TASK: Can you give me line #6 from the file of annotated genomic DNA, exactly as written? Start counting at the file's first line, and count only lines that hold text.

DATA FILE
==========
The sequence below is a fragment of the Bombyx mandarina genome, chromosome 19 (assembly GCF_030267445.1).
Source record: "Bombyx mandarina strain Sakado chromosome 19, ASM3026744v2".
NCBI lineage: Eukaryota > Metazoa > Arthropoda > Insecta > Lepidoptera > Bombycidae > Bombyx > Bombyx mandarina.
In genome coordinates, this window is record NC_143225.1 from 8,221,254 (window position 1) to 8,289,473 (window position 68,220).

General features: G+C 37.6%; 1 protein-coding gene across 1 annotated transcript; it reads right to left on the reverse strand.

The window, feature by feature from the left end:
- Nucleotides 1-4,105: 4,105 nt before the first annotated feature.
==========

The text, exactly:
The window, feature by feature from the left end: